Southwest Yard & Garden
by Dr. Marisa Thompson
NMSU Extension Horticulture Specialist
|Grand cottonwoods with white trunk line stree in Los Lunas, New Mexico. Photo credit: Marisa Thompson|
Figure 1. Peach tree trunk painted white with a 50:50 solution of white latex paint in water at the NMSU Agricultural Science Center at Los Lunas. Photo credit: Marisa Thompson.
Why have some people painted their tree trunks white?
- Shelly W., Las Cruces, NM
Have you ever noticed bark buckling off the tree trunk? I first noticed it in a mature mulberry tree in my yard in Las Cruces a few years ago. The bark on the west side of the trunk had buckled so much that huge pieces looked like they were about to fall off. This phenomenon was likely caused by “southwest injury,” also known as “winter sun scald,” when the tree was young. Southwest injury is especially a problem in climates with intense sun exposure and extreme fluctuations between daytime and nighttime temperatures. In New Mexico, we are familiar with both. If my mulberry tree trunk had been painted in those early years when the bark was thinner and more tender, the buckling southwest injury might not have happened.
Retired NMSU Extension Horticulture Specialist, Dr. Curtis Smith, explained southwest injury well in an archived version of this column (access the archives at http://aces.nmsu.edu/ces/yard/archives/). Painting the trunks of trees with a white latex (do not use oil-based paint) is a way to protect the trees from southwest injury (Fig. 1).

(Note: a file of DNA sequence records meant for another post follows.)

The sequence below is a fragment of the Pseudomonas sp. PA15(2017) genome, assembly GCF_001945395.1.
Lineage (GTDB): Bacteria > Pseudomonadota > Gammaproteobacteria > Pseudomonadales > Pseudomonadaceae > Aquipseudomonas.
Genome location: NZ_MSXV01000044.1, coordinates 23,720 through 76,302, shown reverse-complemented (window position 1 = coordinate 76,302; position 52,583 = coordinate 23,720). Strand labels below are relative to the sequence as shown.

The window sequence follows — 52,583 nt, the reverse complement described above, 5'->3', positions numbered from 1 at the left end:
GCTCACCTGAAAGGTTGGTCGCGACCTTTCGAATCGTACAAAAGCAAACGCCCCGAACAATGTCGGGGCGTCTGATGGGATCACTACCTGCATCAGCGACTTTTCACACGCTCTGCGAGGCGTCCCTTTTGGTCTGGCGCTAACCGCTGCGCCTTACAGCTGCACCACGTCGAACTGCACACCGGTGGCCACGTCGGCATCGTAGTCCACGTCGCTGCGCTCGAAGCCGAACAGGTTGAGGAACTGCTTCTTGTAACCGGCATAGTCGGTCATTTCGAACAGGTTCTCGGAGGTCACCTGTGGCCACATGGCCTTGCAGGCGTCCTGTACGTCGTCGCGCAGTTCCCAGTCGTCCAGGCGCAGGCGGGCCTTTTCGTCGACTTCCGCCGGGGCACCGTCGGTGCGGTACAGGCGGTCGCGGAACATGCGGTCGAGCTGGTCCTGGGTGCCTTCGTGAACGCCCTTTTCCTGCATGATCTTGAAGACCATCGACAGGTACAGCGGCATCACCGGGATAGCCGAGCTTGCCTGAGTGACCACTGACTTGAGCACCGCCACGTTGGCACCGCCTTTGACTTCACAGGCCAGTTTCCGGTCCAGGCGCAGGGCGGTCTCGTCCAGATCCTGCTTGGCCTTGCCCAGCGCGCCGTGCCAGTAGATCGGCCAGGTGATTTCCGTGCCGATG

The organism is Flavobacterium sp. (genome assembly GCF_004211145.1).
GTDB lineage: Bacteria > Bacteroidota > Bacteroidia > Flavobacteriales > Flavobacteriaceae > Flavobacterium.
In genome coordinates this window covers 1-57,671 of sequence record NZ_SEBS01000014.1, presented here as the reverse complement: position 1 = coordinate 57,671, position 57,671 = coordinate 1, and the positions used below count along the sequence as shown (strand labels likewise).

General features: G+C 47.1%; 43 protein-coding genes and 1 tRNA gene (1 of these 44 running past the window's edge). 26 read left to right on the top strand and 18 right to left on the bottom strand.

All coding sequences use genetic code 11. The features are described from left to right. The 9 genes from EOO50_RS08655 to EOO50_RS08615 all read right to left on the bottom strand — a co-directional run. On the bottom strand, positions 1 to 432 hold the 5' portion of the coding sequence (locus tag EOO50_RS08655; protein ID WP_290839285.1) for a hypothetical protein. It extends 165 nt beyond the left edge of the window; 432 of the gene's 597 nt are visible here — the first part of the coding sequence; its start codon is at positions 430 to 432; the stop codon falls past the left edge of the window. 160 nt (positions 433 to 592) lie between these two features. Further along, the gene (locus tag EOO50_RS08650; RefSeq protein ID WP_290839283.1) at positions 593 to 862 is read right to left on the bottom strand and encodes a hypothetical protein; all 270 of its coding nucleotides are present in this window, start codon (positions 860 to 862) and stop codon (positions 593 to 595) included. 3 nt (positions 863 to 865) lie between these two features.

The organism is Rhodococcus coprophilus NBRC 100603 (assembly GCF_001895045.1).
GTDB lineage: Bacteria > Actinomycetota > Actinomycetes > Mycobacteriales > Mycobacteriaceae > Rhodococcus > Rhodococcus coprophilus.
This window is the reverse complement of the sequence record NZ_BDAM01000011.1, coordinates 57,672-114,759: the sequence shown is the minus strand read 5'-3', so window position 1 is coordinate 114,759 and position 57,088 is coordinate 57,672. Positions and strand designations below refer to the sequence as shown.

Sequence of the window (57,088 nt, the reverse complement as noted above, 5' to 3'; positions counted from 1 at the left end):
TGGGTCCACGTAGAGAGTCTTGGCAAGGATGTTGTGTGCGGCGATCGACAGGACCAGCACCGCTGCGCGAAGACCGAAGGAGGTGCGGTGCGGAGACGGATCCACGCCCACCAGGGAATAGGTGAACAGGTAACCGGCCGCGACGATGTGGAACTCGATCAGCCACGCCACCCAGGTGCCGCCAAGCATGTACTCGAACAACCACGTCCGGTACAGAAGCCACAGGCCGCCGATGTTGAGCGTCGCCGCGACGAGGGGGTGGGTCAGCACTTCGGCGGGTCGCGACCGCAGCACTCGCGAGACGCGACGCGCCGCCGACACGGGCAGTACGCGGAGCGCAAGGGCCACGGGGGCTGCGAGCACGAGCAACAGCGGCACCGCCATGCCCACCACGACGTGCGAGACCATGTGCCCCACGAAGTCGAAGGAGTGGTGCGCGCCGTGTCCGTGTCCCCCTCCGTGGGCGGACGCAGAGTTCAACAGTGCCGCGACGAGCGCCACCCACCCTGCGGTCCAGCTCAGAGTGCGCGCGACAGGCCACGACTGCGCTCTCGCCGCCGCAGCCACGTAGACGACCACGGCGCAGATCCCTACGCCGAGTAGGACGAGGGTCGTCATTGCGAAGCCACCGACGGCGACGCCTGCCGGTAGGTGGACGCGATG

Phloem and xylem are a tree’s vascular tissues; the xylem carries water and nutrients up from the roots to support leaf development and growth, while the phloem carries sugars and other material down to the roots for root growth and functioning. The cambium is a layer of dividing cells (meristem cells) just inside the bark that produces new xylem and phloem. Injury or death of these tissues can seriously disrupt the growth and health of the tree. When you paint the tree trunk with white latex paint (diluted to half strength with water), you reduce the warming of the trunk during the day. White is used because it is not harmful to the tree and is effective at reflecting sunlight to moderate changes in the temperature of the trunk. Larger branches exposed to direct sunlight may also be painted on the sunward side to protect them. Smaller branches may more effectively radiate heat and often accumulate less heat from sunlight, reducing their susceptibility to this disorder.
The trees most susceptible to southwest injury are those with thin bark, including young trees and some species, such as honey locust and apple trees. In most species, as the bark becomes thicker and more cork-like, the trees develop their own protection.
Low branches on the south and southwest side of the tree help by shading the trunk, so leave them intact as long as possible. Shrubs or other things shading the trunk can help too. It is not necessary to remove the paint during the next growing season. As the tree grows and as the paint is exposed to the environment, it will naturally fall away. It is not needed during the summer, but you may need to reapply it next winter.
Another option if you do not want bright white tree trunks in your landscape is a white trunk wrap that is loose enough that it allows air flow and does not dig into the bark. A clear or dark-colored wrap is not recommended. Do not forget to remove the wrap each spring.
Southwest injury did not kill my mulberry tree (Fig. 2). It continues to provide shade in my old yard in Las Cruces, even with the badly buckling bark, but I know that the tree is not operating optimally and is more vulnerable to water stress, as well as insect and disease pressures, in comparison with healthy trees. For new tree plantings, consider all of the ways you can maximize performance from the start, including the selection of a more drought-tolerant species than mulberry.
Figure 2. Two angles showing buckled bark of mature mulberry tree in Las Cruces. Photo credit: Angie Swanson.
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For more gardening information, visit the NMSU Extension Horticulture page at Desert Blooms and the NMSU Horticulture Publications page at http://aces.nmsu.edu/pubs/_h/